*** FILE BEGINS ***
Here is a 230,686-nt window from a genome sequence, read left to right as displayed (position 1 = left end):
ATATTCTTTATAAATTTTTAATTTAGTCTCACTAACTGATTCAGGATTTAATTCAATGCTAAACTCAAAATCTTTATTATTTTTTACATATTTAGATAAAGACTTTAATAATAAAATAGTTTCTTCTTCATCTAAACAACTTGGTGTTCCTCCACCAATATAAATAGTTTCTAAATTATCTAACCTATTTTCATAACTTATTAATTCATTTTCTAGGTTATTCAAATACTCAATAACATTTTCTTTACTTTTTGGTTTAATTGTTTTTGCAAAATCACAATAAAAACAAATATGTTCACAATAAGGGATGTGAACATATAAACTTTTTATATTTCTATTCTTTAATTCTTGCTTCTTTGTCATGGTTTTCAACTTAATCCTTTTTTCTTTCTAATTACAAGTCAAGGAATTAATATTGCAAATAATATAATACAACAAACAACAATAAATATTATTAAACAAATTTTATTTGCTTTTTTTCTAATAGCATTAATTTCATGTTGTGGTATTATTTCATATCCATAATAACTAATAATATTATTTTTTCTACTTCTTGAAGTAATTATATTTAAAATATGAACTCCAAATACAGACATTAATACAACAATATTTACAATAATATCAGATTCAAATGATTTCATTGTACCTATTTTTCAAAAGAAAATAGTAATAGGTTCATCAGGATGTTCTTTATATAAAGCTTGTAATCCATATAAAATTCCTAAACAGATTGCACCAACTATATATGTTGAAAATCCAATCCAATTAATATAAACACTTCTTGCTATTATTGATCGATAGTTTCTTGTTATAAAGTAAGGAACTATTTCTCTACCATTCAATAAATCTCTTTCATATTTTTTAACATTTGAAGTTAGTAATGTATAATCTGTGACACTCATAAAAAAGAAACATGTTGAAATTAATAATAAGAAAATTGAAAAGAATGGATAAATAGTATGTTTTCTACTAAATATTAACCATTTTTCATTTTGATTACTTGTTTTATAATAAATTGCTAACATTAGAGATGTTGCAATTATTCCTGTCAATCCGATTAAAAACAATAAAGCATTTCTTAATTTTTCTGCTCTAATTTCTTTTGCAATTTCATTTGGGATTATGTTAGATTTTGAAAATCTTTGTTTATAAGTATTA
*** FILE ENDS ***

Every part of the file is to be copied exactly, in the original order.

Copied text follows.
Here is a 230,686-nt window from a genome sequence, read left to right as displayed (position 1 = left end):
ATATTCTTTATAAATTTTTAATTTAGTCTCACTAACTGATTCAGGATTTAATTCAATGCTAAACTCAAAATCTTTATTATTTTTTACATATTTAGATAAAGACTTTAATAATAAAATAGTTTCTTCTTCATCTAAACAACTTGGTGTTCCTCCACCAATATAAATAGTTTCTAAATTATCTAACCTATTTTCATAACTTATTAATTCATTTTCTAGGTTATTCAAATACTCAATAACATTTTCTTTACTTTTTGGTTTAATTGTTTTTGCAAAATCACAATAAAAACAAATATGTTCACAATAAGGGATGTGAACATATAAACTTTTTATATTTCTATTCTTTAATTCTTGCTTCTTTGTCATGGTTTTCAACTTAATCCTTTTTTCTTTCTAATTACAAGTCAAGGAATTAATATTGCAAATAATATAATACAACAAACAACAATAAATATTATTAAACAAATTTTATTTGCTTTTTTTCTAATAGCATTAATTTCATGTTGTGGTATTATTTCATATCCATAATAACTAATAATATTATTTTTTCTACTTCTTGAAGTAATTATATTTAAAATATGAACTCCAAATACAGACATTAATACAACAATATTTACAATAATATCAGATTCAAATGATTTCATTGTACCTATTTTTCAAAAGAAAATAGTAATAGGTTCATCAGGATGTTCTTTATATAAAGCTTGTAATCCATATAAAATTCCTAAACAGATTGCACCAACTATATATGTTGAAAATCCAATCCAATTAATATAAACACTTCTTGCTATTATTGATCGATAGTTTCTTGTTATAAAGTAAGGAACTATTTCTCTACCATTCAATAAATCTCTTTCATATTTTTTAACATTTGAAGTTAGTAATGTATAATCTGTGACACTCATAAAAAAGAAACATGTTGAAATTAATAATAAGAAAATTGAAAAGAATGGATAAATAGTATGTTTTCTACTAAATATTAACCATTTTTCATTTTGATTACTTGTTTTATAATAAATTGCTAACATTAGAGATGTTGCAATTATTCCTGTCAATCCGATTAAAAACAATAAAGCATTTCTTAATTTTTCTGCTCTAATTTCTTTTGCAATTTCATTTGGGATTATGTTAGATTTTGAAAATCTTTGTTTATAAGTATTA